Are You A Feminist?
Your answer will be shaped not only by your generation but also by your socio-economic background, your parents and family’s beliefs and your personal history.
It always surprises me when I hear women today separate themselves from the feminist identity. The core belief of the feminist movement is that men and women are equal and thus should be treated equally. Unfortunately, the feminist movement got a bad rap over the years. I have always wondered why?
As a teenager in the 80’s I witnessed my mother suffer through sexism and discrimination in her work environment. She felt empowered by the feminist movement. She was a working woman who brought home the bacon and she certainly fried it up in the pan along with laundry, grocery shopping, house cleaning and taking care of aging family members and two kids and a husband.
I have always felt proud to align myself with the ideology and glad that even though my mom wasn’t on the front lines of the movement, she wasn’t afraid to engage with it. She knew that her boss’s behavior was wrong and that she should not have to put up with it. The women’s movement brought these issues to the forefront so that women like my mom felt they could stand up for their worth and their rights.
Over the years I read snippets here and there about the actions women took in the late 60’s and 70’s that started to turn the tide. But I didn’t know the details in the history. I recently saw an interview with Gloria Steinem, now 81 years old and decided to look into her life a little further.
Ms. Steinem recently released a book called “My Life On The Road”. I decided to download it to my nook for some before bedtime reading. The book is full of stories of her interactions and experiences as a daughter, writer, activist and political supporter. Not just supporting women’s rights but human rights. Stories that tell the tale of sexism in our country that will have you gasping.
For instance, did you know that at Harvard Law in 1971 there were a handful of women in law school (7% of the student body) and there was a day referred to “Ladies Day”? Ladies Day was the one day the female students were called on in class to participate.
Throughout the 60’s and 70’s and up to 1986 female flight attendants, then called stewardesses, fought for the right to keep their jobs after they got married and to abolish the weight restriction that was imposed upon them. Yes, that’s right. If you were a stewardess not only did you have to abide by a weight restriction but you also could not be married. I’m still a little perplexed by this one. Did the airline executives at that time think that if their stewardesses were single ladies that gave the male passengers the impression that they had a chance to get lucky? With advertisements that read, “ I’m Sandy, Fly Me” or “She’ll Serve You – All the Way”, that is exactly what was going on.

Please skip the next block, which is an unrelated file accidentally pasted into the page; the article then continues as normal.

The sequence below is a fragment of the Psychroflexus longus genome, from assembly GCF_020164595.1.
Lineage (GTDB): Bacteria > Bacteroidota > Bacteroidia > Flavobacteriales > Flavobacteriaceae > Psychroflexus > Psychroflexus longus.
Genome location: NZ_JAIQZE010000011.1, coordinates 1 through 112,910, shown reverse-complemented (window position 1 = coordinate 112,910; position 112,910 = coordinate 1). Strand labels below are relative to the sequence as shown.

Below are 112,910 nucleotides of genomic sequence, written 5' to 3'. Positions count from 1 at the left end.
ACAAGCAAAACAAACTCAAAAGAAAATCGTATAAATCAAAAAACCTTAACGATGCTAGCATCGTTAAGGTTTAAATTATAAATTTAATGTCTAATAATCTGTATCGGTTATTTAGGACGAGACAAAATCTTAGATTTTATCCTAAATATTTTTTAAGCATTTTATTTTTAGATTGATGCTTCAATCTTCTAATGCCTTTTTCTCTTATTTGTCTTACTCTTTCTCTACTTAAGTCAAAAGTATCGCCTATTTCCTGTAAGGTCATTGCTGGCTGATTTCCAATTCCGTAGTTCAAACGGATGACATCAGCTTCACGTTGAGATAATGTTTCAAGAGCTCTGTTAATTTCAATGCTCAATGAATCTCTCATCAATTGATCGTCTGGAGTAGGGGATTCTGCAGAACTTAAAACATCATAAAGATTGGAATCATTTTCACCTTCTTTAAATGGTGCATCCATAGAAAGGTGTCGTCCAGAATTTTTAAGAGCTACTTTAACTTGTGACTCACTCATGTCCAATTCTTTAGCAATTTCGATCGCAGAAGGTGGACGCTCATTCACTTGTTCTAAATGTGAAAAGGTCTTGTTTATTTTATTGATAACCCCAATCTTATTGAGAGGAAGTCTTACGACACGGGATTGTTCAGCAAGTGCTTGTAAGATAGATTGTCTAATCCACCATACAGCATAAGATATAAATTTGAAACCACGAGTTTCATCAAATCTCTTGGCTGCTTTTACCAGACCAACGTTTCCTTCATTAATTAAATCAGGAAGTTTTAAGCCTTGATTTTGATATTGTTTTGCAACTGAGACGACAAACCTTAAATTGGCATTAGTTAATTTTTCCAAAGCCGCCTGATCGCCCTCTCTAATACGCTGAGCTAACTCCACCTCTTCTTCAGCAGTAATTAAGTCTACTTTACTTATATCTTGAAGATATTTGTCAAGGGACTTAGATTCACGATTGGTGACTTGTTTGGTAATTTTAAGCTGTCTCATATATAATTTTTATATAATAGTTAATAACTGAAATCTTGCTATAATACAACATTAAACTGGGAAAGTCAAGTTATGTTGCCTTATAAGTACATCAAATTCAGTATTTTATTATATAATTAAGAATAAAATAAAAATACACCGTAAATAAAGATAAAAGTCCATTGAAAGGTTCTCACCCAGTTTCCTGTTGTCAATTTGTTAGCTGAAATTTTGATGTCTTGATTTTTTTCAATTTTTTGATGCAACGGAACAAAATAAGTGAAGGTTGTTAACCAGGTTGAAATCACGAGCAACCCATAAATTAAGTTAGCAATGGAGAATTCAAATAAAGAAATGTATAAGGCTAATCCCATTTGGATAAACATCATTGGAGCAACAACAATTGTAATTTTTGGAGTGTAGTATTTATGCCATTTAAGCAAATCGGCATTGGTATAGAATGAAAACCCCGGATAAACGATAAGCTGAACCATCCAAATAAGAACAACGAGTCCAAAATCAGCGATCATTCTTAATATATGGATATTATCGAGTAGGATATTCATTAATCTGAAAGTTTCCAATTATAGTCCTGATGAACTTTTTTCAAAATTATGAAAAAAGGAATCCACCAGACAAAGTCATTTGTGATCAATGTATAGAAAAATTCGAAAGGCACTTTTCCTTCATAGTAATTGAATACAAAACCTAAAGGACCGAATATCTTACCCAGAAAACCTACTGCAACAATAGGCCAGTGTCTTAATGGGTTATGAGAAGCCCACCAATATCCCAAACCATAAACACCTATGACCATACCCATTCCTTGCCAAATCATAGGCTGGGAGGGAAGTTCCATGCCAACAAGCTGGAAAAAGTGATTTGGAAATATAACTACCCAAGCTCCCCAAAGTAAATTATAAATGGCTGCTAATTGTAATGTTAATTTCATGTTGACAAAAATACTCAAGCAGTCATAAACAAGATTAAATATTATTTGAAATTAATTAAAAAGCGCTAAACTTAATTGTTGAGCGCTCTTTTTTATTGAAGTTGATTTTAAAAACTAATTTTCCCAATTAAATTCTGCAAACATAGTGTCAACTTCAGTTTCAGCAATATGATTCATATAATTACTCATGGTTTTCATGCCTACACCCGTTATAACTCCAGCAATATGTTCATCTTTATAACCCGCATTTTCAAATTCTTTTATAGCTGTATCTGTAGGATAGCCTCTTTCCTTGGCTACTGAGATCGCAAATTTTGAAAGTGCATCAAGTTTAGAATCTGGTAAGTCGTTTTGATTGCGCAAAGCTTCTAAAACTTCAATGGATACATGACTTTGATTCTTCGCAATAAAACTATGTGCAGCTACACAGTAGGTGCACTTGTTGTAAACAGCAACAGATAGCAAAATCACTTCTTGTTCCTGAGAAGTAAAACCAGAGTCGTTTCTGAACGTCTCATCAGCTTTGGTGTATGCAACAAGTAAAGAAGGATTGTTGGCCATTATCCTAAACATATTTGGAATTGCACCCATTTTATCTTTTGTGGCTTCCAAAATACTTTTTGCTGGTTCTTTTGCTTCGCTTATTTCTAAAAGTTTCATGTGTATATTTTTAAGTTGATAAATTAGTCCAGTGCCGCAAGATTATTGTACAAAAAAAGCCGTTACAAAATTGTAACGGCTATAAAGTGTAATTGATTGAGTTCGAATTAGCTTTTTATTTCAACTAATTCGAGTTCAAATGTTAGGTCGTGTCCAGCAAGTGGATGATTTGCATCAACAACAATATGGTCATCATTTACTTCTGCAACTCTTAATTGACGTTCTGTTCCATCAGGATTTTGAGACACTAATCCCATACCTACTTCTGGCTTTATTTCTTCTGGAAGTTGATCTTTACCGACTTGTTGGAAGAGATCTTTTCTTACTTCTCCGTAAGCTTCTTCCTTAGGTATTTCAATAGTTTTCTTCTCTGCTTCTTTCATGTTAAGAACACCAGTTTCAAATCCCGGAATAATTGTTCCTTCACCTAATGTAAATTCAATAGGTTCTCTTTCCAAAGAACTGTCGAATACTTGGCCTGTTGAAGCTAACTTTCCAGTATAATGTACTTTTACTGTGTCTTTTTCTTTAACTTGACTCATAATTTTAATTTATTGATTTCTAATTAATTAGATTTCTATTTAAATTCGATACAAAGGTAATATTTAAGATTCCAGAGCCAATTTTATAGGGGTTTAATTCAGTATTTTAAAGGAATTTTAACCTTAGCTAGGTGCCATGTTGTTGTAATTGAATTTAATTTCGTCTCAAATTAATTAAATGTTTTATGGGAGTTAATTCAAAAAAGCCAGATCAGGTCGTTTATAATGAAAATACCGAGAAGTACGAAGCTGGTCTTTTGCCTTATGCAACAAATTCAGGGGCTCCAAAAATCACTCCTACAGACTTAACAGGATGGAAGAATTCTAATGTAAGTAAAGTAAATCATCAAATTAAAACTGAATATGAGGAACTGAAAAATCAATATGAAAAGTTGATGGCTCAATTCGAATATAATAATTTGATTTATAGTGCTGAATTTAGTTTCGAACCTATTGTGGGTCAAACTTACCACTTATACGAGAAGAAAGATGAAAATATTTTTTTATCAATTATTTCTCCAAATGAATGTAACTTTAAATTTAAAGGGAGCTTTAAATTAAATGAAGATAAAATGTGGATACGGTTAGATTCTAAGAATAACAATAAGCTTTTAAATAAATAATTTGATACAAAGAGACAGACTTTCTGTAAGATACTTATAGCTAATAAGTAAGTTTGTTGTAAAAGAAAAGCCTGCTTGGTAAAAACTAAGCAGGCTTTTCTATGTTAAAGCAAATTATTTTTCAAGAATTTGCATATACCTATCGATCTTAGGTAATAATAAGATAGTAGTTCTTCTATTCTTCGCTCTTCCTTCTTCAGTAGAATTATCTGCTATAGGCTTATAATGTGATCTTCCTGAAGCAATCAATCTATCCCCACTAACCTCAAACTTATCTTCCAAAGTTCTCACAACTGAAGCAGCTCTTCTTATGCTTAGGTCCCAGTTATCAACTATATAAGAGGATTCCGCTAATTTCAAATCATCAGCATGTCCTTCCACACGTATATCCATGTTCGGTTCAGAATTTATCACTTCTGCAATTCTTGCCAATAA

There are dozens of examples like this weaved throughout the book that tells the story of the fight to change the future for women and minorities.
It is almost unbelievable that the experiences Ms. Steinem shares could have happened a mere 35 years ago. So much has changed.
But, there is still more change that needs to happen. Today we hear candidate’s talk about gender pay inequality and the need for more women in executive positions so they cannot only affect sound business decisions but also represent the needs of female employees.
I believe the most recent stat is that US women make .78 to each $1.00 a man makes for the same work. Hello, that is today not 1970.
Recent studies confirm that organizations with more women on their boards enjoy 42% higher return on sales, 66% higher return on invested capital and 53% higher return on equity than their rivals (“Why Diversity Matters” by Catalyst and “Women Matter 2012” by McKinsey Consultants).
Prior to writing this blog I did a little Google search on Gloria Steinem and came across a few articles referencing her recent comment and that of former Secretary of State, Madeline Albright (the first female Secretary of State) and how their comments did not help Hillary Clinton’s campaign.
Secretary Albright said “ There is a special place in hell for women who do not support women” a phrase she has used for years to move women to action.
Ms. Stienhem said, “ Girls will go where the boys are, right now that is with the Sanders campaign” as she tried to explain why young women were not supporting Ms. Clinton in masses.
Of course, these two phrases were tweeted without correct context by the political opposition. But what I think Ms. Albright and Ms. Steinem are saying with frustration is that the fight is not over. We need to continue to support each other. We still have issues such as pay inequality, gender bias, unpaid maternity leave and the list goes on.
I am glad I read Ms. Steinem’s book prior to my Google search. It gave me an understanding of the true fight and the amazing advances women have achieved in the past 35 years. It also allowed me to have more empathy in understanding Ms. Steinem and Ms. Albright’s comments. If you spent your life fighting discrimination that shamed a whole segment of a population into thinking they are not good enough, not worthy, you wouldn’t put down your sword easily either. You would do what you could to continue to rally the troops to keep moving forward.
Get the book here: